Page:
We have now seen that many in the education sector are trying to capture, with varying degrees of success, that same engagement by producing material that could be loosely termed, edutainment. Mathletics is a recent example – often though, the gaming elements are quite superficial, and the buy in from the student is not the same as with the established game franchises.

So, I’ve laid a number of pieces for the digital content puzzle, and I’ve probably taken too long a time to get to this point, but it’s time to MAKE SENSE OF IT ALL, and look for the digital literacy considerations.

How do we make sure that we have digitally literate citizens?

We know that in the right hands, social media tools can make a difference to bringing about change for the better, as was seen earlier this year with the social uprising in Egypt.

So, Encarta is no longer with us and instead we have Wikipedia, the encyclopedia that anyone could edit and is more comprehensive that any non-digital edition could ever hope to be. What literacy skills does one need to be able to evaluate the worth of any article from this resource?
Does it redefine what an expert is?

What will you do with those encyclopedia sets sitting in your school library?

Games bring a whole new angle to “choose your own adventure”. How can we leverage their power, the passion that drives people to create fan fiction, to create video walkthroughs, and bring that into our classrooms? Games also allow for collaboration, with games that link multiple users together. Truly, chose your own becomes CHOOSE OUR OWN.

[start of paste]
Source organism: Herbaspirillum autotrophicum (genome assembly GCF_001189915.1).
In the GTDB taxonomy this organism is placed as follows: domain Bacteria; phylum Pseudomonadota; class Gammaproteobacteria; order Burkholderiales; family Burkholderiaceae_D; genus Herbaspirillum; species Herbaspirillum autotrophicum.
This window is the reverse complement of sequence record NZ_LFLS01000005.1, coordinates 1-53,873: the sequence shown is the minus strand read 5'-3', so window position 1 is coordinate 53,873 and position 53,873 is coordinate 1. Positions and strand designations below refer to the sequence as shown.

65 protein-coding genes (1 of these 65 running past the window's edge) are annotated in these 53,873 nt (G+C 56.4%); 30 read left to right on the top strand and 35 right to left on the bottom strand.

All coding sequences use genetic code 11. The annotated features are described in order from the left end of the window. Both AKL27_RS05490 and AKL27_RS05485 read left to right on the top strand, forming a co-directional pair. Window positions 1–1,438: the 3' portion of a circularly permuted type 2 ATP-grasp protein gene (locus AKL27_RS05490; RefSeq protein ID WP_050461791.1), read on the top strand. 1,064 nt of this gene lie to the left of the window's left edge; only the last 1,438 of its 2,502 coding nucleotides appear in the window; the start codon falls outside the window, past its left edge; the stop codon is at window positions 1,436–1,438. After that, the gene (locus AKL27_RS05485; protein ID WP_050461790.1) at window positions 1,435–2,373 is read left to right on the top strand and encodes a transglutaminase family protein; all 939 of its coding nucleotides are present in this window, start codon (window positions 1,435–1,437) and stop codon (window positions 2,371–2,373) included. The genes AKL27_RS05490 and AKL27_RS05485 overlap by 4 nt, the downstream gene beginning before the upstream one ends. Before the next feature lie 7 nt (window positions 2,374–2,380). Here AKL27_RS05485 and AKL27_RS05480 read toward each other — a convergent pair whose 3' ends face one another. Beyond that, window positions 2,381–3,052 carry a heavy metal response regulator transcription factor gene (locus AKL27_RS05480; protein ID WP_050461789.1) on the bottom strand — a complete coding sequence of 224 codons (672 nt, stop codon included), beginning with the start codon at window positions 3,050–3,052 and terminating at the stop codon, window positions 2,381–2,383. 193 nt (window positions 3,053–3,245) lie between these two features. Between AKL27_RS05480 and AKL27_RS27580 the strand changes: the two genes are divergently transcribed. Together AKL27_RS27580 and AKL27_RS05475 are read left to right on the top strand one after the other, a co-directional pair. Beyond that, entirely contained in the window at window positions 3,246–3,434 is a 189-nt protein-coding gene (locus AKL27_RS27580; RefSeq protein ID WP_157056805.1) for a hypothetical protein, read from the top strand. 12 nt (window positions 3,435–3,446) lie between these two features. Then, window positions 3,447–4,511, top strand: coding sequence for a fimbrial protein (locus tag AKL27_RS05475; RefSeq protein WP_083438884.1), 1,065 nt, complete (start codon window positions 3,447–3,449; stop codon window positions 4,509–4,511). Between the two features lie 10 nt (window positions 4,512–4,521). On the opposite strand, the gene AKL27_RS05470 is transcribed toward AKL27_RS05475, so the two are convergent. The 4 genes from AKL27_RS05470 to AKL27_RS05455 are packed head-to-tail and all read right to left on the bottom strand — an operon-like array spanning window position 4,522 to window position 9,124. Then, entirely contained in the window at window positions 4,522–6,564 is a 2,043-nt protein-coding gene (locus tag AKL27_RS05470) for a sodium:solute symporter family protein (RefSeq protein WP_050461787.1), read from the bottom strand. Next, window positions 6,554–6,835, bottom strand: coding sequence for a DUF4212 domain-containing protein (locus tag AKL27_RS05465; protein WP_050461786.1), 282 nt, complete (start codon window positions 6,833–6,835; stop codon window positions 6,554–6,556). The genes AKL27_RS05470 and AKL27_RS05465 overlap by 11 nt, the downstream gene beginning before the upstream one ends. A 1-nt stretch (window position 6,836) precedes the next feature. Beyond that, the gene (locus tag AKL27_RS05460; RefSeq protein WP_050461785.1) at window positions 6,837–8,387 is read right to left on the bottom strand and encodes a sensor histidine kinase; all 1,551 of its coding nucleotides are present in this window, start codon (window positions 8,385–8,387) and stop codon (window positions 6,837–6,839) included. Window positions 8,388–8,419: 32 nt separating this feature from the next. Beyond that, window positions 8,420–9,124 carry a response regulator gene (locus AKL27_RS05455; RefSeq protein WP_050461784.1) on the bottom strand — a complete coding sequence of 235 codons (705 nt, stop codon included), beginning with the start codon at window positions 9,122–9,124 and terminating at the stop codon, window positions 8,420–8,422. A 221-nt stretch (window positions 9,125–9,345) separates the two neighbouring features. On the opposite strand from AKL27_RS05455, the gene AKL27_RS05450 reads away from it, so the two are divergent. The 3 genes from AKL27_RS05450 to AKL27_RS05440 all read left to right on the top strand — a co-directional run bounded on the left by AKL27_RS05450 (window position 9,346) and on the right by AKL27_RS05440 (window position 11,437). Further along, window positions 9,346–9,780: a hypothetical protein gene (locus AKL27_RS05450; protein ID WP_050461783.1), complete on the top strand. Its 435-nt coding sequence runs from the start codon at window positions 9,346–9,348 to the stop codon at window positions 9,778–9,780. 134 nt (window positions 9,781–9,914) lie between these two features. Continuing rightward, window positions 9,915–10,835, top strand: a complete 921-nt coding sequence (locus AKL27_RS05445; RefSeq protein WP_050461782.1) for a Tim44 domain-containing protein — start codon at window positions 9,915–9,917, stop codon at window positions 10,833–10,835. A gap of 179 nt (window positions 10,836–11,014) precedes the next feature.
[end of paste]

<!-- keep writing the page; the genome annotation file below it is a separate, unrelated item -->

News sites now allow commenting on their articles in a feature taken directly from the blogging arena.

What we are seeing here is a reluctance of savvy literate readers to take mainstream news reporting as the absolute truth, and news corporations are having to make that adjustments.
I talked earlier about the particular literacy demands of using a microblogging service like Twitter, where you must deliver your cohesive message in 140 characters or less. In the hands of educators, entrepreneurs and hobbyists, Twitter is an immensely powerful tool, building community and enabling viral news to spread as needed. On the flipside, we have the celebrity mis-use of Twitter,

the Charlie Sheen effect, where a powerful medium becomes the outsized blowhorn for the egotistical inanities of people who enjoy an excessive share of the limelight anyway. How do we teach our students to recognise this bluster for what it is?

How do we help students to navigate a digital sea where anyone who wants to can have a say?

Are we looking at what author Andrew Keen calls, The Cult Of The Amateur, where he postulates that the internet is actually making us dumber?

How do we cope with the fact that digital content resides in our pockets now, available whenever we have a whim to connect? I never read the magazines at the doctor’s any more, because I have the whole WWW at my fingertips. I have my music collection, a batch of digital books and games as well. This is the tool we want the kids to turn off and put away. And certain content translates better onto the small screen than other types – does our choice of device mean that certain types of content will prevail?